Volunteers needed to help clean up debris on coastal beaches on Saturday
Lonnie Archibald/for Peninsula Daily News
Randy and Enid Kriewald of Snohomish drop off recyclables at the Mora beach parking lot in 2011.
By Leah Leach
Peninsula Daily News
Print This | Email This
Most Popular this week
Clallam County prosecuting attorney off to busy start with several changes in place after only weeks on the job
Banker, former business owner to sign on as Clallam County Economic Development Council executive director
Beach Cleanup for Beer slatedPORT TOWNSEND — Volunteers can help clean up a beach and then get a free beer for their trouble.
The Port Townsend Marine Science Center and the Pourhouse are offering the Beach Cleanup for Beer from noon to 4 p.m. Saturday at the Pourhouse, 2231 Washington St.
Registration with the marine science center will be at a table in the parking lot next to the Pourhouse.
Volunteers will be assigned to a local beach and get materials to collect trash and data sheets to record what kind of trash is collected.
Those who bring their trash and other materials back to the Pourhouse will receive one free beer — if they have identification showing them to be 21 or older — during the hours of the event, compliments of the Pourhouse owners, Ned Herbert and Virginia Marston, said Christina Pivarnik, marketing specialist with the marine science center.
Data collected will be included as part of the Ocean Conservancy's annual International Coastal Cleanup Day.
Peninsula Daily News
Only 120 volunteers have signed up online for Washington CoastSavers' inaugural fall West End beach cleanup, set to coincide with the day of the International Coastal Cleanup, said Jon Schmidt, CoastSaver coordinator based in Sequim.
But people are welcome to just show up Saturday.
Twenty-five beaches on the Pacific coastline of Clallam and Jefferson counties — from Hobuck and Shi Shi near Neah Bay to beaches at and around the Kalaloch Lodge — are listed for cleanup and rated as easy or challenging on the Washington CoastSavers' website at www.coastsavers.org.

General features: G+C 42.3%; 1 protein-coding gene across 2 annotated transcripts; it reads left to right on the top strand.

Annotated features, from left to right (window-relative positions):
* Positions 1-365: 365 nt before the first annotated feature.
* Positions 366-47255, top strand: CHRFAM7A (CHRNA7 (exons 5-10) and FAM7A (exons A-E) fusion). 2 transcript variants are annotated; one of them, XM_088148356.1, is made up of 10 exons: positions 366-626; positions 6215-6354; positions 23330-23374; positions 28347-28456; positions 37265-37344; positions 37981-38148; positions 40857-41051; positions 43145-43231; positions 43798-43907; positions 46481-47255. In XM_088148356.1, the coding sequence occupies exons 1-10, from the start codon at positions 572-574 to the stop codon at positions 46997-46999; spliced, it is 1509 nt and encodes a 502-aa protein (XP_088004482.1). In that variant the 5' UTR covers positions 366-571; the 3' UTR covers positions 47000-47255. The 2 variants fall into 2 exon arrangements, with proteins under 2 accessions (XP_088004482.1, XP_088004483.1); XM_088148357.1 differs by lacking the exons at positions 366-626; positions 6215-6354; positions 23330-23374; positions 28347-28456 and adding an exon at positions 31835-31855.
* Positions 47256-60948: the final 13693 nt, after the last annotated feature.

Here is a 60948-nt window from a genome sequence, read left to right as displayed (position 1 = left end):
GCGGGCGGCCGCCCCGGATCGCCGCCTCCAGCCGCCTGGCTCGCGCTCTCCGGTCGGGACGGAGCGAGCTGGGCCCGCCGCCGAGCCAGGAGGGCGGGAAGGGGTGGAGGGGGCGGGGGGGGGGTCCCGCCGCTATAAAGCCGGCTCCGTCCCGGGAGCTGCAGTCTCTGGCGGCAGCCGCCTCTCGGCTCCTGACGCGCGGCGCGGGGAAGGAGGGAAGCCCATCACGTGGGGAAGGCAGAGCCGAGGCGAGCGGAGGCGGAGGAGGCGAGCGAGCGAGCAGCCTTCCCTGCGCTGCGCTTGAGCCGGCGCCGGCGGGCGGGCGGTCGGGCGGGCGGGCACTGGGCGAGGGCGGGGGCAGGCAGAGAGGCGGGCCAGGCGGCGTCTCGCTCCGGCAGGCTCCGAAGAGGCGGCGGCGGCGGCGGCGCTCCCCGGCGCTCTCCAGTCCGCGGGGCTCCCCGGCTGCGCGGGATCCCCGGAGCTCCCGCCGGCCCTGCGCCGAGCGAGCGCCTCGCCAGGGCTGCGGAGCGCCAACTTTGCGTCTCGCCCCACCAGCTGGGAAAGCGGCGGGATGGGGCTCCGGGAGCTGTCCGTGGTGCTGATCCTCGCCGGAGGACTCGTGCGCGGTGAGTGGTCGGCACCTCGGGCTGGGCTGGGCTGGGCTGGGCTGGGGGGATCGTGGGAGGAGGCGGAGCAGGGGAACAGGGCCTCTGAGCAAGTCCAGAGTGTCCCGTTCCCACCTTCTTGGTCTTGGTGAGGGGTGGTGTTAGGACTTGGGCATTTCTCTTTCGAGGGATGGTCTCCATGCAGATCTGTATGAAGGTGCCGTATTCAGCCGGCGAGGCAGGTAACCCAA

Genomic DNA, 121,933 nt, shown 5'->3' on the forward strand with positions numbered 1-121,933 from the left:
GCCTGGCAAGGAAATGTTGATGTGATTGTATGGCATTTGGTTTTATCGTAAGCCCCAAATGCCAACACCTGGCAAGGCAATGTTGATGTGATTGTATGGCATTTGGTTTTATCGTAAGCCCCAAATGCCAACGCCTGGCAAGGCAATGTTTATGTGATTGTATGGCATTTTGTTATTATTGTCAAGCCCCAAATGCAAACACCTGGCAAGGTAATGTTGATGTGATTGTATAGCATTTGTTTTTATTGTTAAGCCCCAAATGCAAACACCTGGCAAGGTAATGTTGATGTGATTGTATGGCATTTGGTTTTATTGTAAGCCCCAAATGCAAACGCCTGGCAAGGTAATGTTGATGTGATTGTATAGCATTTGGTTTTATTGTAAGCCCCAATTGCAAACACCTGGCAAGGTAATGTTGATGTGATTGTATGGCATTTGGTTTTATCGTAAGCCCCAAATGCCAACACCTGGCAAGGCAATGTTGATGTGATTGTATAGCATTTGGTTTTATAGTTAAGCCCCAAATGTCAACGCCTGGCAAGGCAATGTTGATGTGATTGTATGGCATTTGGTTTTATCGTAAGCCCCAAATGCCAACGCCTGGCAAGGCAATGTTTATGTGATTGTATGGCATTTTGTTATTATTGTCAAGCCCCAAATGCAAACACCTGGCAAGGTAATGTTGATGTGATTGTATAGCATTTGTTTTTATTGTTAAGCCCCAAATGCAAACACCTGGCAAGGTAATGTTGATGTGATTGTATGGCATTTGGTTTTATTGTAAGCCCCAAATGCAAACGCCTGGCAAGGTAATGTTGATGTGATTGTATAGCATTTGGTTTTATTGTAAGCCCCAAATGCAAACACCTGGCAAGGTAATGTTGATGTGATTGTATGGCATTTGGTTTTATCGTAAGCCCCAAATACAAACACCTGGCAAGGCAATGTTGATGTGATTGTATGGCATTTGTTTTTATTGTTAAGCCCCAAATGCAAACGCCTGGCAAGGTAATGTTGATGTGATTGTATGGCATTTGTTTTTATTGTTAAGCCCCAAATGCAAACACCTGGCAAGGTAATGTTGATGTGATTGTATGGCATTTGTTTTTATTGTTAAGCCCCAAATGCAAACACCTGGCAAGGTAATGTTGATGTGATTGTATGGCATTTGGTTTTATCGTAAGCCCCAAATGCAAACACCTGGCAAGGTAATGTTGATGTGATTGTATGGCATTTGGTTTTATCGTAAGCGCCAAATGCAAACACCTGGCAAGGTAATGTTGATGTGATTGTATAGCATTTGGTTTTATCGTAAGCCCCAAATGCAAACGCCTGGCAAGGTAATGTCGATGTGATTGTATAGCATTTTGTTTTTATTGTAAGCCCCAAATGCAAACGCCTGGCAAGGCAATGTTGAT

Eleven more beaches are south of these, with the most southern being Cape Disappointment.
“The greatest need is the beaches around Ozette, but really, we could use folks almost anywhere,” Schmidt said.
Online registration is closed, but anyone who wants to show up Saturday can check in at five locations that day between 7:30 a.m. and 11 a.m.
Participation is free.
CoastSavers representatives will provide trash bags and basic information about the cleanup and the beach. Volunteer agreement forms, available on the website and at the check-in sites, must be filled out.
Cleanup volunteers who also want to camp in Olympic National Park tonight or Saturday night can do so for free.
Camping free in park
Backcountry and frontcountry camping fees will be waived for coastal cleanup participants those two nights, said Rainey McKenna, park spokeswoman.
An entrance fee generally is charged at Ozette, but this fee will be waived for coastal cleanup volunteers during the time they are working and camping, she said.
The rest of the park's coastal areas do not have entrance fees.
Entrance fees will apply for all other areas of the park.
Camping permits are available at the Olympic National Park Visitor Center, 3002 Mount Angeles Road in Port Angeles, or the Forks Transit Center, 551 S. Forks Ave.
The Port Angeles center will be open from 7:30 a.m. through 5 p.m.
Saturday's low tide is expected to be at about 8:13 a.m. and high tide at about 2:16 p.m., according to CoastSavers' website.
Where to check in
Check-in points for volunteers the day of the cleanup are: